Entry also includes communication. Particularly for long-term engagement, the language of the people must be learned and used in order to speak with them. Language acquisition is a multi-year process. Having a full grasp of language is not necessary or possible in most cases before getting started in ministry. So, partner churches can help during the entry phase even if they don’t have language skills. Nationals and long-term workers are often able to assist as translators.
Pitfalls and Benefits
There are several pitfalls worthy of caution when thinking and planning for entry into a new culture. The first is the pitfall of busyness. Entry often includes tangible projects or activities—building a business, studying language, leading human needs projects, etc. Those projects are often good and necessary, but there can be a temptation to remain focused on the activity without being intentional in addressing the missionary task.
A similar pitfall is achieving access with superficial intentions simply for gaining access. If access is not addressed seriously, it will not stand up to scrutiny nor will it be authentic or credible. Those who enter a context as a business person must be engaged in business. They must work with the aim of making their endeavor thrive and add value to the people who live there. Those who work as educators must teach with excellence and work toward maintaining a reputation in the community as teachers who contribute to the betterment of students and their families.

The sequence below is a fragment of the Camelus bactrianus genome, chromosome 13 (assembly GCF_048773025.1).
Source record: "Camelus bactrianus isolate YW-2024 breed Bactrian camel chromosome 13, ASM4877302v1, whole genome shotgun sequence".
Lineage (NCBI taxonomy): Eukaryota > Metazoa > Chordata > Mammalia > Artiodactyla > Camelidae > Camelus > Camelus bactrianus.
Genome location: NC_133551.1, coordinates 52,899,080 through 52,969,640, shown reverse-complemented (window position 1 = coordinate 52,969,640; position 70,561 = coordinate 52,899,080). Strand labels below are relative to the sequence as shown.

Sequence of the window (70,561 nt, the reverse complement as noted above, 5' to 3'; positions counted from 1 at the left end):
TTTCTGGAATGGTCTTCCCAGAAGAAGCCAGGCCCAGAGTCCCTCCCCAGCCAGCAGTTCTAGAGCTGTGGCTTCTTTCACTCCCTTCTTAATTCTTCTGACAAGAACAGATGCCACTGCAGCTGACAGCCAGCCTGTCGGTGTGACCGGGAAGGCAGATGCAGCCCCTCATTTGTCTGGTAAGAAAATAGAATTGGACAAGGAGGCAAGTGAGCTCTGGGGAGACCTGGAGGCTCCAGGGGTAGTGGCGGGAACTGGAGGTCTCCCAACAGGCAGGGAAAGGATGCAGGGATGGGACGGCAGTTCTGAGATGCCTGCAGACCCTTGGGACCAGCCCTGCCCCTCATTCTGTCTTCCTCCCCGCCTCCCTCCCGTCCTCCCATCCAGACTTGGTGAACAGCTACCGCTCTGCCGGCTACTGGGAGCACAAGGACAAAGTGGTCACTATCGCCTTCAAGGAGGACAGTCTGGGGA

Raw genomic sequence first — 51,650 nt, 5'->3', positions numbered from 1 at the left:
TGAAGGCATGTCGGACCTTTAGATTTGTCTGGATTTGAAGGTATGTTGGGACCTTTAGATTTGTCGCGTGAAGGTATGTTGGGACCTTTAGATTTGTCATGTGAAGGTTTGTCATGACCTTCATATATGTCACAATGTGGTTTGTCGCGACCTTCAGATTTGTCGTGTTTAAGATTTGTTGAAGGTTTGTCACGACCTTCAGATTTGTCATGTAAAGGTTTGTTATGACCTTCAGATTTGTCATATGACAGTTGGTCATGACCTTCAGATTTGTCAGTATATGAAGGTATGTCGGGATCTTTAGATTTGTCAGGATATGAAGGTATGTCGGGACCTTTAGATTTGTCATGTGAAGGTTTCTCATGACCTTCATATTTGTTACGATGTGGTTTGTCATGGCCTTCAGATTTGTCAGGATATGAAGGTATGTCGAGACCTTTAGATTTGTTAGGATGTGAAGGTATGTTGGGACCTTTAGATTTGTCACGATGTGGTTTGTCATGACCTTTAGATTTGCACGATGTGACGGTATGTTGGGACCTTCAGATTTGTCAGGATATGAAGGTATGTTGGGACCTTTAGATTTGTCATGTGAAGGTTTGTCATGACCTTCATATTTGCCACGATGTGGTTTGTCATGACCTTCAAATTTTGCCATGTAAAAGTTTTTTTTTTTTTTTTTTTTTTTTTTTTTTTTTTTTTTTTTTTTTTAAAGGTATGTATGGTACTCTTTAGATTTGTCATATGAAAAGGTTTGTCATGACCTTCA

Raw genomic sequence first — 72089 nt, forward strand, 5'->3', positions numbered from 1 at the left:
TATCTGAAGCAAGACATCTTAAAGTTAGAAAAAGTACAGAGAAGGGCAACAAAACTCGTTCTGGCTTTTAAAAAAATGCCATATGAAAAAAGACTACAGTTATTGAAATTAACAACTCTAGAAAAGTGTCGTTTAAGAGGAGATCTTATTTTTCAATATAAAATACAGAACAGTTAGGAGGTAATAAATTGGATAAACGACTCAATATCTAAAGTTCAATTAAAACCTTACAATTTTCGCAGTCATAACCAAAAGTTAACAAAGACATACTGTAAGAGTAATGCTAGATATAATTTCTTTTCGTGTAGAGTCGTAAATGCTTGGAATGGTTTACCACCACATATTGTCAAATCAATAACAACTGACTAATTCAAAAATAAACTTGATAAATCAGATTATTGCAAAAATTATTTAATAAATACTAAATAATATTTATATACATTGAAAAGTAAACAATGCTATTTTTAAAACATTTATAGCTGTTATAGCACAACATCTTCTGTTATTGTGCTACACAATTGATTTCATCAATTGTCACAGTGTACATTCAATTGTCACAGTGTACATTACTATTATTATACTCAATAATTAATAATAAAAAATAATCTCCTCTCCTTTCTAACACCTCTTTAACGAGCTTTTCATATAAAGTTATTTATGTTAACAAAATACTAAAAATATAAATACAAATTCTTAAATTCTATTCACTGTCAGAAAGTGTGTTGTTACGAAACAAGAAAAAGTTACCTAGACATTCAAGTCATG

Another common pitfall that occurs during entry is bypassing the arduous work of language acquisition. Life in a cross-cultural context is often overwhelming. It takes intentional focus and daily discipline for language learning to happen. Like I mentioned above, short-term teams don’t have to acquire language skills to assist with entry. They can depend upon field partners to help with translation. But even short-term team members should make attempts to learn as much as possible.
The benefits of effective entry are evident. Our access prepares the way for the remainder of the missionary task—the next step being evangelism, which we’ll explore in the next installment.
“Good entry provides partner churches the opportunity to play their part in the Great Commission by unleashing their innovation to bring diverse gifts and skills to our shared task.”
When a missionary’s access is credible, the reason for being there is no longer questioned. Entry and ongoing presence are secure. Learning the language means the missionary is prepared to share the gospel. Good entry also provides numerous partner churches the opportunity to play their part in the Great Commission by unleashing their innovation to bring diverse gifts and skills to our shared task.
Entry in the Framework of the Six-Part Missionary Task
Since entry is only the first part of the missionary task, it must be accomplished in a way that appropriately leads to the other five parts of the task: evangelism, disciple making, local church formation, leadership development, and, finally, partnership and exit.
D. Ray Davis serves on the mobilization team at IMB. He and his family previously served among Sub-Saharan African peoples. You can follow him @DRayDavis.